"We simply attempt to be fearful when others are greedy and to be greedy only when others are fearful." -- Warren Buffett

Of all of the Oracle of Omaha's orations, this one holds a special place in Foolish investors' hearts. When you're looking to bag a bargain, a panicked sell-off by jittery investors offers you a great chance to snap up stocks on the cheap.

In the short term, professional traders' pessimism can become a self-fulfilling prophecy. Desperate institutions lower their asking prices to get rid of a stock. Buyers' bid prices then fall in tandem and create the very price decline that both sides feared in the first place -- until the selling stops.

Until it does, savvy investors can "get greedy" and snatch bargains -- assuming they really are bargains -- from these fearful sellers. In today's column, we'll see which stocks Wall Street's motivated sellers are most frantic to unload. Once we've compiled this shopping list of potential picks, we'll check them against the collective intelligence of Motley Fool CAPS.

Today's contenders include:


Recent Price

CAPS Rating (Out of 5):

Eagle Bulk Shipping (NASDAQ:EGLE)



Western Refining  (NYSE:WNR)



Coeur d'Alene Mines  (NYSE:CDE)



Patriot Coal



Hansen Natural



Companies are selected from the "Institutional Ownership Down Last Month" list published on MSN Money on the Saturday following close of trading last week. Recent price and CAPS ratings from Motley Fool CAPS.

Professional investors want nothing to do with these stocks anymore, and are tossing 'em overboard. Not so with Fools. Wall Street's reservations notwithstanding, every one of these companies continues to garner praise from our CAPS members.

Which of the five four-star stocks shall we profile today? Well, there seems to be plenty of enthusiasm about dry bulk shippers in recent weeks, so let's check back in and find out if this story still has (sea) legs, as we examine ...

The bull case for Eagle Bulk Shipping

  • CAPS All-Star cbwang888 calls Eagle Bulk an "undervalued shipper" and writes, "China wants more coals and iron ores."
  • That's the macro argument in Eagle's favor. Fellow All-Star investor Otrex gives us the micro case, based on Eagle's financials, from early last month: "37 cents profit per quarter means at least $1.48 a year in profit. Even with a conservative P/E ratio of 8.5, this is a $12.58 stock. A more fair P/E would be somewhere between 10 and 15 however, so this stock price has a lot of room to go up. Add in the fact that the Baltic Dry Index is rapidly improving, and you can see a huge upside to this sector in general and companies like [Eagle Bulk] in particular."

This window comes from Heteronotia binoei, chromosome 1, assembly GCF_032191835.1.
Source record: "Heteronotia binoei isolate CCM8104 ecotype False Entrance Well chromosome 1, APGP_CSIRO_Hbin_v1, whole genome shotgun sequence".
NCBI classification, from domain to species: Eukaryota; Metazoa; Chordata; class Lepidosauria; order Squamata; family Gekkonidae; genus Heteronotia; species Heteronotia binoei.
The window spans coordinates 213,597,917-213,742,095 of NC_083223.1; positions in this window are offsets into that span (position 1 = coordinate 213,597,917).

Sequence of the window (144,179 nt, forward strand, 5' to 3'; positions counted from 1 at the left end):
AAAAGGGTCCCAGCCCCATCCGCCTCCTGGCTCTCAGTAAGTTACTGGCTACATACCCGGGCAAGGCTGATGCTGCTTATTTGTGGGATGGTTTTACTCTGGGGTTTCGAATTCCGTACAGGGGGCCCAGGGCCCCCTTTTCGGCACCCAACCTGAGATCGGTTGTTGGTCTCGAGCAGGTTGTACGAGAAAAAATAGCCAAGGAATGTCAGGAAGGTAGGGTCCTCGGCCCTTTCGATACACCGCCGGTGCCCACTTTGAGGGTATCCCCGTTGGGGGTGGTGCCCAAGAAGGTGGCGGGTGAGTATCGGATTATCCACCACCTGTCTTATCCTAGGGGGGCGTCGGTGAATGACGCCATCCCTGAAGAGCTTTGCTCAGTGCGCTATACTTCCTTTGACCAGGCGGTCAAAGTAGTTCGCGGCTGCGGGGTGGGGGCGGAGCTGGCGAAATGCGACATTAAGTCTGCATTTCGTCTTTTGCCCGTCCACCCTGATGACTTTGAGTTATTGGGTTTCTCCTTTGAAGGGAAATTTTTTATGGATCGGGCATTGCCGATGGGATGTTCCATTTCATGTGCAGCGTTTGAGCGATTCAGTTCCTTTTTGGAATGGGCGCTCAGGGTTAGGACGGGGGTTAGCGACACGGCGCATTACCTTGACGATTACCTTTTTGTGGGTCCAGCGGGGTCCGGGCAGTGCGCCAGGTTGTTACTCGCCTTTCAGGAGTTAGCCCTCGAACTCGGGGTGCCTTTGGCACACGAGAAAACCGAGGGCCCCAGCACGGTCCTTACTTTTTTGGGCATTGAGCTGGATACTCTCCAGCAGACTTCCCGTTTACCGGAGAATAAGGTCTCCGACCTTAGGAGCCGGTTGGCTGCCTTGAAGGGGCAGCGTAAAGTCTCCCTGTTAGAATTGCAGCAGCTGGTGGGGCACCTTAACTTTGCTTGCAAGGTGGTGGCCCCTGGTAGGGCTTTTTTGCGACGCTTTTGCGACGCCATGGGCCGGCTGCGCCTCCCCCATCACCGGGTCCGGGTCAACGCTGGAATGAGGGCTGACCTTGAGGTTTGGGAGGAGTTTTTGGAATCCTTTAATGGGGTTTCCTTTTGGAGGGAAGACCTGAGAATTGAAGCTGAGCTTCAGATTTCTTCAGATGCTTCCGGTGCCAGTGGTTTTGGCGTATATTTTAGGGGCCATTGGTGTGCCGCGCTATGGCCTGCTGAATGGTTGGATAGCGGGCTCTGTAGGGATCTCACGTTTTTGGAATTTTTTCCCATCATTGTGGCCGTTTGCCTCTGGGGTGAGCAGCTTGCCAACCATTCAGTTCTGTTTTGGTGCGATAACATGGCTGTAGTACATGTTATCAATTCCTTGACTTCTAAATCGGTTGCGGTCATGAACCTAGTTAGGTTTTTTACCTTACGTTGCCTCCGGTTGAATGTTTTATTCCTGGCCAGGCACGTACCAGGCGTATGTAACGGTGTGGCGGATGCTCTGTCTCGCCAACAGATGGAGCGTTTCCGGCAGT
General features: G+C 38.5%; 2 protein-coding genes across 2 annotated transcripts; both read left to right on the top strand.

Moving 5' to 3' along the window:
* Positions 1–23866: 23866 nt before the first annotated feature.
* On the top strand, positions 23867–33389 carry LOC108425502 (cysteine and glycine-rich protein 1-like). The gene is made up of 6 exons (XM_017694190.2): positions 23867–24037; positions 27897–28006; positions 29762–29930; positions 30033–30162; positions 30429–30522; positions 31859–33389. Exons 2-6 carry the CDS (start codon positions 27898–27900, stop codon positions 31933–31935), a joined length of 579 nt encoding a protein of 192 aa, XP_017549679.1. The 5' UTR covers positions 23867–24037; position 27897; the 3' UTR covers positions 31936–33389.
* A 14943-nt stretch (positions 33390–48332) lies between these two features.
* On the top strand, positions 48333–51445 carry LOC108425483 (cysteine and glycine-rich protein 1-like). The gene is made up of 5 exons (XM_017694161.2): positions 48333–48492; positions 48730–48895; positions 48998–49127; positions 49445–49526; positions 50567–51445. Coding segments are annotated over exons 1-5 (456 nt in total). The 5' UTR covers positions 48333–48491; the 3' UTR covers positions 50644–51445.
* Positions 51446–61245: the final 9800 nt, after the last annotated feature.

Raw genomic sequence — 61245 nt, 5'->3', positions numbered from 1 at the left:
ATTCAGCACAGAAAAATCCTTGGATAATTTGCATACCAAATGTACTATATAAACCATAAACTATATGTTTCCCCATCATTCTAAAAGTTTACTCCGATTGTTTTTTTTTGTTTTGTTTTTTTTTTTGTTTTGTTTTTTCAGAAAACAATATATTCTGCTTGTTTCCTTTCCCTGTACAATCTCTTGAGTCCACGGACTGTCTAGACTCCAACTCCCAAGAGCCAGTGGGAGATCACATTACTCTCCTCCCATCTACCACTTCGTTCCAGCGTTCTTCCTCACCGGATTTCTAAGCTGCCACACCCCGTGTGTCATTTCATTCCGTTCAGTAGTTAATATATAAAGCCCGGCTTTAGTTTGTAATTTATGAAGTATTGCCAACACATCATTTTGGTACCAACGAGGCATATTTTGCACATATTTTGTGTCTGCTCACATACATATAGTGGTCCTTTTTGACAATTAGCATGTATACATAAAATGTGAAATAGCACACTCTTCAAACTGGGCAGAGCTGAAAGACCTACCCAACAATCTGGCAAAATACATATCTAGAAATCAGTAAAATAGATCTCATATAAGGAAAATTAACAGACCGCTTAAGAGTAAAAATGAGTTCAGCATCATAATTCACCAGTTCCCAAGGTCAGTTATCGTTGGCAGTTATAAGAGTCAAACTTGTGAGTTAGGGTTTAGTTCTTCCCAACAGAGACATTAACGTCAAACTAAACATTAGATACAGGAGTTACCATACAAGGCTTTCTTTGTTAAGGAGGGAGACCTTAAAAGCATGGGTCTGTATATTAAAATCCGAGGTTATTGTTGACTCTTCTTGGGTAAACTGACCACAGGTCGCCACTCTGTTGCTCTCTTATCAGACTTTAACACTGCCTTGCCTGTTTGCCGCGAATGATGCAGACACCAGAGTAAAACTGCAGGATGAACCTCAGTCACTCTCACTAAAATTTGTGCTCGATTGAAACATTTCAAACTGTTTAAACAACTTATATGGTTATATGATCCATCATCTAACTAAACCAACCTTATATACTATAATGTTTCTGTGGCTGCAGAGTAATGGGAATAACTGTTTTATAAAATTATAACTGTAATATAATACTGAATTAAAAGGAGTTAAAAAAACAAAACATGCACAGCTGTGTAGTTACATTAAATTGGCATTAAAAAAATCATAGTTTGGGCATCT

• And tcuwhit adds: "I like dry shipping and this stock is in [there]. If they had a dividend I would buy a lot more of it."

But it's funny that tcuwhit should mention dividends -- because Eagle Bulk did once have a dividend. Up until last year, the company was paying out a fat $1 per share to its owners -- nearly a 19% yield, or roughly equal to what owners of Excel Maritime (NYSE:EXM) receive, and more than DryShips (NASDAQ:DRYS) pays. But like many shippers these days -- Genco (NYSE:GNK) and Diana (NYSE:DSX), for example -- Eagle had to cut its dividend to conserve cash.

You see, it's true that Eagle Bulk boasts a very low price-to-earnings ratio right now -- it actually sells for less than four times trailing earnings. Yet while many investors are flocking to Eagle and its peers based on their ultra-low price-to-earnings ratios, they may be missing the fact that many of these companies carry a (ahem) boatload of debt.

In Eagle's case, while the stock sells for less than $250 million, the debt load is more than three times that. What's more, it's rising quickly. For at the same time as this company was reporting $155 million in net income over the past four years, Eagle was burning through $1.1 billion in free cash flow, with a bunch of that going toward building out its fleet to service a commodities boom that would never end -- yet somehow, did.

Foolish takeaway
I've said it before, and I'll say it again: Cash-burning companies like Eagle Bulk give me a case of raging hydrophobia.

But that's just my opinion, and truly, the aim of this column isn't to tell you what I think about Eagle Bulk Shipping. We really want to hear what you have to say about the company. Head on over to Motley Fool CAPS, and tell us what you think.

Fool contributor Rich Smith owns no shares of, nor is he short, any company named above. You can find him on CAPS, publicly pontificating under the handle TMFDitty, where he's currently ranked No. 656 out of more than 135,000 members. The Fool has a disclosure policy.